|Stone Cottage, at Val-Kill|
A couple of weeks ago, we started our visit to The Franklin D. Roosevelt Home and Presidential Library. You might have noticed that, while I wrote a lot about Franklin, and his mother Sara Roosevelt, one person was mostly absent from that visit, the first lady, Eleanor Roosevelt. Well, family relationships can be complicated.
|National Archives and Records Administration [Public domain] via wikicommons|
Eleanor Roosevelt is one of the few first ladies who is as famous and respected as her husband. Born in 1884, Eleanor suffered many personal family losses. Her mother, father and one brother all died before her 10th birthday. When she was 15, Eleanor was sent her to a finishing school in England, and her time there seemed to bring out the best in her. When she returned to New York, she worked with poor youths, teaching dancing and calisthenics.
Eleanor married Franklin, her 5th cousin, in 1905, over the objections of his mother. It was never a happy marriage, and it almost fell apart in 1918, when Eleanor found evidence that Franklin was having an affair with her social secretary, Lucy Mercer. While the union survived, it was basically a political partnership from that point on. After Franklin was diagnosed with polio, in 1921, Eleanor took a more public role in his political life. Coming out from Franklin’s shadow caused even more conflict with his mother, Sara.
It is fairly well known that Sara Roosevelt ran Springwood, the family’s home in Hyde Park, and also much of Franklin’s life. This certainly made things uncomfortable for Eleanor. In 1927, the family built Val-Kill on the eastern end of the property. Originally built as a home for Eleanor’s friends Nancy Cook and Marion Dickerman. Together the three women developed Val-Kill Industries. They hired local farmers and craftspeople to build furniture, homespun cloth and pewter goods using traditional methods. Val-Kill became the place that Eleanor, and sometimes Franklin, could escape from Sara’s domination. Val-Kill industries basically fell apart during the Second World War, and after Franklin’s death in 1945, Eleanor bought the land, and converted the factory building into a residence for herself.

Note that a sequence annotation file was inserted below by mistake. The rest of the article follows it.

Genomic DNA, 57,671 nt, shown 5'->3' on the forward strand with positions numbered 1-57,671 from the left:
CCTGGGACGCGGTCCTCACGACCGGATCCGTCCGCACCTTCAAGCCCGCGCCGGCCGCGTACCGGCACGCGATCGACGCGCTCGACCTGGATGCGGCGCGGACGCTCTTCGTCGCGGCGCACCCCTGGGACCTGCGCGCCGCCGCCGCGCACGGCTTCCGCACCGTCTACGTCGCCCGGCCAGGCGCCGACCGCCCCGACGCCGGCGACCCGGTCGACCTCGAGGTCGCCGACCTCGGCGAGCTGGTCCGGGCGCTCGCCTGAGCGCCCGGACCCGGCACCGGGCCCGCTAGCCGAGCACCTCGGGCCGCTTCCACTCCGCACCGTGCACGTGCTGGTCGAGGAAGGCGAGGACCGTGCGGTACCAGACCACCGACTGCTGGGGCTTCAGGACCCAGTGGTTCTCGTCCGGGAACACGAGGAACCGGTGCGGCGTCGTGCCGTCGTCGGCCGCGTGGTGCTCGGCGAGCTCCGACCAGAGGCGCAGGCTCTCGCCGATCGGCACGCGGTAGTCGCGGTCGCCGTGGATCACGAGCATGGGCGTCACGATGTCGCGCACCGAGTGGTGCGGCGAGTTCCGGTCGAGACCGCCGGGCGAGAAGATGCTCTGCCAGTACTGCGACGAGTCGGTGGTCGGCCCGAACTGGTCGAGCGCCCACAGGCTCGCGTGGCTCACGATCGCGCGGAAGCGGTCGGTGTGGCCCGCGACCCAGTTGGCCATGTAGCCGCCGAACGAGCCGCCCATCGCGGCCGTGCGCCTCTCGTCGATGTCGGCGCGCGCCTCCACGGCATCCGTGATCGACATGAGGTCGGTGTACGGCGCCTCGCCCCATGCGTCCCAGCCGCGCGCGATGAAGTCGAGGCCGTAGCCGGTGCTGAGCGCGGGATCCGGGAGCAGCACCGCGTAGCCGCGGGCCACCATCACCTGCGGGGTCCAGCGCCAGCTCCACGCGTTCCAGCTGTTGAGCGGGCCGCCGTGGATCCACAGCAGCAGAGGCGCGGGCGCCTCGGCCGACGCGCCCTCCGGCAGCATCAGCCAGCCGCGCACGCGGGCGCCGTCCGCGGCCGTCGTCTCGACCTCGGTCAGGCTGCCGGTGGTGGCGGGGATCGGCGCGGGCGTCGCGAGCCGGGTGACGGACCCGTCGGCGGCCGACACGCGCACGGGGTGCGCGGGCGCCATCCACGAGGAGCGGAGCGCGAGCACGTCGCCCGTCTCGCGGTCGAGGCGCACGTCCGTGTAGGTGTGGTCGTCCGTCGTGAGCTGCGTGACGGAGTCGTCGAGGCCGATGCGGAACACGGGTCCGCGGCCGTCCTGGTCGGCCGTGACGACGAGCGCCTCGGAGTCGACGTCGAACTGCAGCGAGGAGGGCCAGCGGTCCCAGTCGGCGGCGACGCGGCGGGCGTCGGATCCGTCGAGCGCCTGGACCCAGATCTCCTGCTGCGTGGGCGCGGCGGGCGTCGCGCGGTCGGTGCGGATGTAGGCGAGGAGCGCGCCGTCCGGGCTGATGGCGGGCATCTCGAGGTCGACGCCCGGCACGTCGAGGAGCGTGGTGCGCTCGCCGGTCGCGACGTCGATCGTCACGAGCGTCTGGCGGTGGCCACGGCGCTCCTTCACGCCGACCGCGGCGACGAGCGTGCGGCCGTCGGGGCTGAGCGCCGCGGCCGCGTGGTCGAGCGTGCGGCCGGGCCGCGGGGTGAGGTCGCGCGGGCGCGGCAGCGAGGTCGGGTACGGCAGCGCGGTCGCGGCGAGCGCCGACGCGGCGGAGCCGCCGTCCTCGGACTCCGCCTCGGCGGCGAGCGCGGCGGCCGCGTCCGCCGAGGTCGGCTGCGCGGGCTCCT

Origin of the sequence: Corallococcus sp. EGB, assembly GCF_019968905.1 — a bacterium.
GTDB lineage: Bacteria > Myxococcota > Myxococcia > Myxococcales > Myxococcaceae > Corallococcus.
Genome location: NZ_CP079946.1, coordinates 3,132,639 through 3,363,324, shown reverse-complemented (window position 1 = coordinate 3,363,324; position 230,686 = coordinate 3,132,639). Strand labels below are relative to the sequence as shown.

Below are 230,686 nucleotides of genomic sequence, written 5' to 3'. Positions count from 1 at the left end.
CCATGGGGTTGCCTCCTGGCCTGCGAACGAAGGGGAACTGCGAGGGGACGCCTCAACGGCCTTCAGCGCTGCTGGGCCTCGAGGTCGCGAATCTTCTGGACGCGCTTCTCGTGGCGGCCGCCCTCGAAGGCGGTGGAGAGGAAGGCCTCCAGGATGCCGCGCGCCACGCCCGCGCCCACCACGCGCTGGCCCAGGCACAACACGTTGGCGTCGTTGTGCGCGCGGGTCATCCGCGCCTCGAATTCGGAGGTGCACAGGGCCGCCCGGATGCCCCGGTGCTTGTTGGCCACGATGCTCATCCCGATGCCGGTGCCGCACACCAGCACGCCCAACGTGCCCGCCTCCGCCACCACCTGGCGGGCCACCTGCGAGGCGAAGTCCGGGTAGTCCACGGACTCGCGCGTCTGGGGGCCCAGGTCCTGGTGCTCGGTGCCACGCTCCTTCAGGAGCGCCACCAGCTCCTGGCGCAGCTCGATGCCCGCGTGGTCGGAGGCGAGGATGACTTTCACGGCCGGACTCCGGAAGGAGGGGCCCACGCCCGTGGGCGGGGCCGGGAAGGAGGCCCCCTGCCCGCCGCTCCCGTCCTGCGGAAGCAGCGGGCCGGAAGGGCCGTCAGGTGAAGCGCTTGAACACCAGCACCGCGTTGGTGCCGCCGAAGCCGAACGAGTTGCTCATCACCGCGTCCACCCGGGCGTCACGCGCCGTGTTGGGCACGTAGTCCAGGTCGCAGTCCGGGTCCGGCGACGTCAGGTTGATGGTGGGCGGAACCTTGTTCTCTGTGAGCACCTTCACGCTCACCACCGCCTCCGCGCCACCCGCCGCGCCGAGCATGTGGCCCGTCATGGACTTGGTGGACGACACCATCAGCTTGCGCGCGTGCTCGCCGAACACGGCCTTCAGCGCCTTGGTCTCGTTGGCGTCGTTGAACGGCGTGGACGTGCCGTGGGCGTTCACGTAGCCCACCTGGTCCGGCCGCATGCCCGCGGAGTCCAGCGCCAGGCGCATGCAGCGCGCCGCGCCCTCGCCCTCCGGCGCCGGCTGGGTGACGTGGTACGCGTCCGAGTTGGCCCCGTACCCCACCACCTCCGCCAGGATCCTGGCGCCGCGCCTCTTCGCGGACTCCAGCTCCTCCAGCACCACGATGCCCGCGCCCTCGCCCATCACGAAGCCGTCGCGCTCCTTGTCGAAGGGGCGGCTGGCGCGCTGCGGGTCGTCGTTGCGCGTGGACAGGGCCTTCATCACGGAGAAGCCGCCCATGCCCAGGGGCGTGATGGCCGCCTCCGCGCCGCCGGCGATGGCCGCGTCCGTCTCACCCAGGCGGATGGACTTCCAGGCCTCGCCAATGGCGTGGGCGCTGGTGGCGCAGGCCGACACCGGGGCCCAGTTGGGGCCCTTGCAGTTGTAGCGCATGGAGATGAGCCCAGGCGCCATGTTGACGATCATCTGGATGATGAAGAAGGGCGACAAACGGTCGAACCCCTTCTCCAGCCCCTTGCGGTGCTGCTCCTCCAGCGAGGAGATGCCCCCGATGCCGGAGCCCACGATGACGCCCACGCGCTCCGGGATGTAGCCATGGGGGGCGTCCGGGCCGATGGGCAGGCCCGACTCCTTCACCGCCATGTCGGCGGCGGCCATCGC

Eleanor used her position as first lady of New York State, and then as first lady of the United States, to push for many causes that she believed in. There is evidence that she had Franklin’s ear in creating several New Deal policies and agencies that worked directly in aiding unemployed workers. She was a voice for women’s rights and civil rights. In fact, her voice was important enough that J. Edgar Hoover labeled her “socialistic” and collected a huge file on her. Eleanor continued to advocate on women’s issues until her death in 1962.
Unlike the drive into Springwood, entering Val-Kill is much more low-key. Instead of an estate drive, the entrance is like driving down a country lane. You arrive at a parking area near a small lake. Across is Stone Cottage, which was home to Ms. Dickerman and Ms. Cook. Walking through the grounds, you arrive at Eleanor’s house. The inside has been restored to what it looked like when Eleanor lived there. It was a comfortable home, that served as a refuge from the world, but one that the world came call at. Eleanor entertained world leaders there, but always kept it as an informal home, that was welcoming to all guests.
While you are waiting for your tour, there is a visitor’s center where you will find exhibits on her life and a tribute to the issues she spent her life fighting for.
Franklin D. Roosevelt gets all of the attention in Hyde Park, but it is worth taking the time to visit Val-Kill, and discover more about Eleanor, a force in her own right.